The UK state pension system is one of the least generous in the developed world, says pension tsar Adair Turner.
The head of the Pension Commission told last week's National Association of Pensions Funds autumn conference that while this was not a problem five years ago because of the UK's strong occupational pension coverage, over 60 per cent of defined-benefit schemes have now closed to new members.
Turner said the UK can no longer congratulate itself that it does not suffer from the same problems of continental European countries.
He claimed the UK's pension problems are now similar to those of France, Sweden and the Netherlands although not as bad as Italy.
Turner said raising the retirement age for women to 65 means that the ratio of workers to retired people will not change drastically until 2020 but thereafter improvements in longevity and low birth rates will see a surge in pensioners as a proportion of the population.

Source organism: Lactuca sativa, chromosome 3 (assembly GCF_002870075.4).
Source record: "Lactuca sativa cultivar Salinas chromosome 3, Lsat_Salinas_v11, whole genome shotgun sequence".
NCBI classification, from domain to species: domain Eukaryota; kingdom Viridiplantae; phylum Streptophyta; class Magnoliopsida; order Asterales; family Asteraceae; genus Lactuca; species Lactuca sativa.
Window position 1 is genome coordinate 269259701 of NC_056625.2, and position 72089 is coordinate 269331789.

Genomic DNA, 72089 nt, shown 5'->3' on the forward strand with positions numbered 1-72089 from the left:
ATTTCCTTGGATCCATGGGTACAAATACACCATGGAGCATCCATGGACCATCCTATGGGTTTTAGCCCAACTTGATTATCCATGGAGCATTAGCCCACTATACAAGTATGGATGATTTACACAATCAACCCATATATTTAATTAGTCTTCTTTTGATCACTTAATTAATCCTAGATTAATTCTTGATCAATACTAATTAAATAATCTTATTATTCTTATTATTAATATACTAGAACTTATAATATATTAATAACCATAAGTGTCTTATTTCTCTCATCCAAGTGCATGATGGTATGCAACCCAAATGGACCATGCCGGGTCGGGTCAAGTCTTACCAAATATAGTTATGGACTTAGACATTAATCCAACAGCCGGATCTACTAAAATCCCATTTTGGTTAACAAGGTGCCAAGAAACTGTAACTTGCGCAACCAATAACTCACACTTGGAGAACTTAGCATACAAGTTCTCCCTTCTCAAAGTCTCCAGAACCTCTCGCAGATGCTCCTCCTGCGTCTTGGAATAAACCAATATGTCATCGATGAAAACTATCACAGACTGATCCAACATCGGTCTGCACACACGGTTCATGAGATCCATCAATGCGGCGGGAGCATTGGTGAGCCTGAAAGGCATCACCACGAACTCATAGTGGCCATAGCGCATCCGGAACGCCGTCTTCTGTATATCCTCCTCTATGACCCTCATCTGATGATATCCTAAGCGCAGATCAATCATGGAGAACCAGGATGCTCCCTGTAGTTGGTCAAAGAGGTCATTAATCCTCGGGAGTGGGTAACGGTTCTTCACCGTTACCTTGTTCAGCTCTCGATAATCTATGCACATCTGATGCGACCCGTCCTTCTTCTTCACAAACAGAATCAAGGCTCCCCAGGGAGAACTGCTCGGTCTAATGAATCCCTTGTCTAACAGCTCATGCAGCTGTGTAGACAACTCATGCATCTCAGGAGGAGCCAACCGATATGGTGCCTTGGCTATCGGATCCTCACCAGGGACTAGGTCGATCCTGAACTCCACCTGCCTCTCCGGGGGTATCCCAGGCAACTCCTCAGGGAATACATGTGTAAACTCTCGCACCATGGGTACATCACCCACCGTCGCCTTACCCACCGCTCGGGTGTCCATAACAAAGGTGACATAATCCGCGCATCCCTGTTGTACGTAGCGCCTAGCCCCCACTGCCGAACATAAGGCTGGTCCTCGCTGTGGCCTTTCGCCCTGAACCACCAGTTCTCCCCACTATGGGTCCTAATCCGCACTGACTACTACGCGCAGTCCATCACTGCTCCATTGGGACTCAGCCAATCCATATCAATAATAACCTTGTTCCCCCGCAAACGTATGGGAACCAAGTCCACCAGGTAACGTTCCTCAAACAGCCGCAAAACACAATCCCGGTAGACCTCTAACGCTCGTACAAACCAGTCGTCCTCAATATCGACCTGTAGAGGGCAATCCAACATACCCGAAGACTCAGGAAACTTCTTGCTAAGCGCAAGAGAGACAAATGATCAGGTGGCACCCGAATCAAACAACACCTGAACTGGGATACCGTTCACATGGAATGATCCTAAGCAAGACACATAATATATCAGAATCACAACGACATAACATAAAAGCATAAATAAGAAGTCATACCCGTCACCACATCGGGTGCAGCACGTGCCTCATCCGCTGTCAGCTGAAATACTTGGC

Turner said: “We have one of the least generous state systems in the world. It delivers to the average Briton much less than continental European schemes but also much less than US social security, which for most Americans is the predominant source of retirement income.
“For all our talk of 401(k), in the US between 50 and 60 per cent of retired people in the US get cheques from social security.”
Hargreaves Lansdown pension research manager Tom McPhail says: “This will come as a big surprise to many people who have the vision of the US as a look-after-yourself society.”